strategy. Our laws, our educational system, our campaign for literacy, are
tools which are essential to this struggle.
In all actions undertaken by the government, the participation of the people
is the key element to achieving success.
The same is true for AIDS. The second point I want to underscore within the
context of the Interim Plan is the participation of the population in the
against AIDS. At the heart of the Interim Plan, are plans to develop in all
of the state operated
healthcare facilities voluntary testing and counseling centers to reinforce
the capacity of the population to fully participate in the fight against
First, by making information about AIDS available to the population. Second,
by giving people the opportunity to be tested to find out if they are
infected or not and how to protect themselves and others. Women in
particular will be encouraged to
make informed and rational decisions on matters of
family planning. Infected persons will be cared for, with priority given to
pregnant women, they will
receive necessary social services, medications and nutritional support.
Because throughout the world and not only in Haiti, people living with
HIV/AIDS are the most determined and the most passionate advocates in this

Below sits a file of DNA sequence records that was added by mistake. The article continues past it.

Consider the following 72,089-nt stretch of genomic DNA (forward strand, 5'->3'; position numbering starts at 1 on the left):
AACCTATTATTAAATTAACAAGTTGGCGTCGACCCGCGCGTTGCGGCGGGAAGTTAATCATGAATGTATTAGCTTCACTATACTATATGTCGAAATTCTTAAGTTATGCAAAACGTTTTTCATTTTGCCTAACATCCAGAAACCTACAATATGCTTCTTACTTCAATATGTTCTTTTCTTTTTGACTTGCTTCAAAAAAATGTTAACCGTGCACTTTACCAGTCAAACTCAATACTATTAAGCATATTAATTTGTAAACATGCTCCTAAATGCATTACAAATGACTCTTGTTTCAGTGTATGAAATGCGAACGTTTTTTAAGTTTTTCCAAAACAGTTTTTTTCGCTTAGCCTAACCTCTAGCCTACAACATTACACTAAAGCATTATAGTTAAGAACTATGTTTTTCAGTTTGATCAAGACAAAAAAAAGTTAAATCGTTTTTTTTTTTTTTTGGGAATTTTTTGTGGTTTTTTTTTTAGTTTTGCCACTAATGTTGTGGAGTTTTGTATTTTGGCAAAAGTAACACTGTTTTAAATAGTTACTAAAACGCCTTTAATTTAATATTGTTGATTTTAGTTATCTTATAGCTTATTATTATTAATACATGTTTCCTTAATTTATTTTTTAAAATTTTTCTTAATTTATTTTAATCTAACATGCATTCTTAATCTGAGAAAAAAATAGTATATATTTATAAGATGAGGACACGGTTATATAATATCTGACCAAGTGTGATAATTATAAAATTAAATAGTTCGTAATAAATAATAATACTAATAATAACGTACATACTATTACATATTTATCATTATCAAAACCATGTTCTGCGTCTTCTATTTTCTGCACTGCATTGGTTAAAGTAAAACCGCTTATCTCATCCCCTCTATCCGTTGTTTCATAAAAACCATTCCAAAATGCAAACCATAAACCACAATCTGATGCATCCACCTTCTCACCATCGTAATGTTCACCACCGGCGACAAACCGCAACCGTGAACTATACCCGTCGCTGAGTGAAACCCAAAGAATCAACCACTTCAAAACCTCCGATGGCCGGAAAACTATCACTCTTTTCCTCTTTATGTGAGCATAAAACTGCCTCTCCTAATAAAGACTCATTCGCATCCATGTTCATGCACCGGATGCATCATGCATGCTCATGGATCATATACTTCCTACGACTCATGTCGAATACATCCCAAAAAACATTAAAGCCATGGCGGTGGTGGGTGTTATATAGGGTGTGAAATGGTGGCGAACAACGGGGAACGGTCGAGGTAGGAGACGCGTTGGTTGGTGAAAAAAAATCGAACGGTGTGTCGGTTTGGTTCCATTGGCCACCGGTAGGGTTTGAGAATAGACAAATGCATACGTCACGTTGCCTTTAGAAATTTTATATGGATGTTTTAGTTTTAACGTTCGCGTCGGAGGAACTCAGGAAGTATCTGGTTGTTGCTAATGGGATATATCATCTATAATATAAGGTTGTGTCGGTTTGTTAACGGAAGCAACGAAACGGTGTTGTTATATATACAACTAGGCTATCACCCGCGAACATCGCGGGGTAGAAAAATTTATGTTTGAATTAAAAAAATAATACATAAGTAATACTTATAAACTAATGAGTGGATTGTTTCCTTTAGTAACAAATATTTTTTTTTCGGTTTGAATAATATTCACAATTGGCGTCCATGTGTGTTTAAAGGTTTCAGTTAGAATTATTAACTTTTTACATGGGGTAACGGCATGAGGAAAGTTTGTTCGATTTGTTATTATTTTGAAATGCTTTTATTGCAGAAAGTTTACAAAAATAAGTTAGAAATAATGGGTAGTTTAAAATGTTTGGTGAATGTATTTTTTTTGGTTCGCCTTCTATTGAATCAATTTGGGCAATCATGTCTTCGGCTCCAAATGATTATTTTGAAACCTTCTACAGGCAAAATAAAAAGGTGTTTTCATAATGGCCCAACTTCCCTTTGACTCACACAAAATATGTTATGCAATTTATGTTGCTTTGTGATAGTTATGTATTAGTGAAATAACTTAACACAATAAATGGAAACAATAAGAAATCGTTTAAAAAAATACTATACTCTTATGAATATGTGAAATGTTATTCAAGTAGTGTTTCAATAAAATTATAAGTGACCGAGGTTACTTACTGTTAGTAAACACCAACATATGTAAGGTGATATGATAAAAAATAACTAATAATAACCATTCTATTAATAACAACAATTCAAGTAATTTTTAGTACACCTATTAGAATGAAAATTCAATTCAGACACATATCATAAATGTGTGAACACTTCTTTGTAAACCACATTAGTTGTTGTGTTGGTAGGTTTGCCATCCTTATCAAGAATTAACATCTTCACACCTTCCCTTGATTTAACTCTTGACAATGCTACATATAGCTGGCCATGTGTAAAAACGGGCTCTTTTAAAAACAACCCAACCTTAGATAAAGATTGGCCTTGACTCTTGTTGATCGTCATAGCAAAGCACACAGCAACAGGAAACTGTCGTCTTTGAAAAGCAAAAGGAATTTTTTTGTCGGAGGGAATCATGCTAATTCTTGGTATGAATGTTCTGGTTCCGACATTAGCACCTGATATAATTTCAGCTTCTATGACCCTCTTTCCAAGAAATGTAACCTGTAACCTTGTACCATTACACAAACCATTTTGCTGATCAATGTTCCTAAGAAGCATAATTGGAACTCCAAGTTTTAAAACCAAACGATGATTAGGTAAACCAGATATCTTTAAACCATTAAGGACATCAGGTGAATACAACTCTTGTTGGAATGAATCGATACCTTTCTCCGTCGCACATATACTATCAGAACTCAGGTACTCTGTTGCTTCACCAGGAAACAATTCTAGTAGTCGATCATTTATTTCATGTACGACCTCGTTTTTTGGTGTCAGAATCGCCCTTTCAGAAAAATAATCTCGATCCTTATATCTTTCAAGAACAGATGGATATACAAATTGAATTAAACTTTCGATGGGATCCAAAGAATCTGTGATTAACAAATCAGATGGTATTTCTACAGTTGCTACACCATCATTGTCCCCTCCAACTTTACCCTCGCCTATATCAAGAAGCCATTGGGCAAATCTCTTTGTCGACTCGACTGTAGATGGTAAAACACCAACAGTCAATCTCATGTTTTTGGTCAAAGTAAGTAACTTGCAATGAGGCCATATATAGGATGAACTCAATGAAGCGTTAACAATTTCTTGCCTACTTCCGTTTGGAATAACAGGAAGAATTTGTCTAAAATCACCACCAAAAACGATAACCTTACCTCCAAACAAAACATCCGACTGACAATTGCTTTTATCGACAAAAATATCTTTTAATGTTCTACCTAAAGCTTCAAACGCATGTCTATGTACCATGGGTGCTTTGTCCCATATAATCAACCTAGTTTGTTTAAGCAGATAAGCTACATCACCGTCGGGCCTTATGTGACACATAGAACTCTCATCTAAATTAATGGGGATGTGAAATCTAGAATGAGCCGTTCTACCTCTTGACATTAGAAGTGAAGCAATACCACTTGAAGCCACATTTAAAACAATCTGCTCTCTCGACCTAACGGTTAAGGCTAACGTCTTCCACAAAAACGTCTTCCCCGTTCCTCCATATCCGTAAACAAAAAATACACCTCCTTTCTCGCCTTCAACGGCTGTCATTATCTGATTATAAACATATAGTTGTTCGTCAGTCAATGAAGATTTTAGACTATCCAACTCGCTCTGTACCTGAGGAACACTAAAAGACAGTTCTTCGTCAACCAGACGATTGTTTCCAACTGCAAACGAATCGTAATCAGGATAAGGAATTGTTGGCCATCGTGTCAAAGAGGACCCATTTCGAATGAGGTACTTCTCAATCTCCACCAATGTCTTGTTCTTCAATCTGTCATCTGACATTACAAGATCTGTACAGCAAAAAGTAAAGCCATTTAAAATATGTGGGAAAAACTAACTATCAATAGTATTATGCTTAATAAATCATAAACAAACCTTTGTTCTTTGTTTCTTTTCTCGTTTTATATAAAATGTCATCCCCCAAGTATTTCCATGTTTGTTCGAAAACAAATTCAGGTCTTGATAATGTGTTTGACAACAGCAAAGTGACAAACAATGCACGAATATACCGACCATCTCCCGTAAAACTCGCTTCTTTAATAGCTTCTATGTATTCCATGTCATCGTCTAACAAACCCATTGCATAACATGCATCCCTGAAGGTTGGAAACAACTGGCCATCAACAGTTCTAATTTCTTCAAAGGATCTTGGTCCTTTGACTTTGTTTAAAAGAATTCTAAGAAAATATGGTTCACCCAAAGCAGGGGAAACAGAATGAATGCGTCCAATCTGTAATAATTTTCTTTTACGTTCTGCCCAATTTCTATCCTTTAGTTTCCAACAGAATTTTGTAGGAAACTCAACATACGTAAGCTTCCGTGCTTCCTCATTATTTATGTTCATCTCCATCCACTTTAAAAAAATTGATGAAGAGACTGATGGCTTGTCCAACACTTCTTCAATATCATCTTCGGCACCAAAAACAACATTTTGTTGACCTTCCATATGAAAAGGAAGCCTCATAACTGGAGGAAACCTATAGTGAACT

war, and in this war we need all our citizens.
Here, at St. Michel Hospital in Jacmel, the state is
making a great effort in this regard by officially announcing the opening of
the first voluntary testing
and counseling center inside a state facility. I encourage the Minister and
all of you to continue the
implementation of the 9 other departmental sites as
quickly as possible.
Starting with the city of Jacmel, I believe that the
government chose to pursue the vision of decentralization that is at the
heart of its published
program, Investing in People. Emphasizing the reinforcement of public
institutions, the state is
fulfilling its obligation to provide healthcare for
all Haitians, as mandated by Article 19 of the Constitution. That is the
real work of a democratic
and responsible government.
Last August, I took part in a conference on health and
human rights at Partners in Health, a medical project in the Central Plateau.
Among the diverse
interventions and debates by patients, one said to us, “We hear much about
the negotiations which are
strangling the country. But for us, the real negotiations that should be
held are those which will lower the cost of medicine, increase the number of
Haitian doctors and nurses and increase the number of hospitals in the
I propose that we begin these negotiations within the
context of the fight against AIDS. It is up to each actor to clearly
identify her role in this context and
assume their responsibilities, and together we will be able to stop this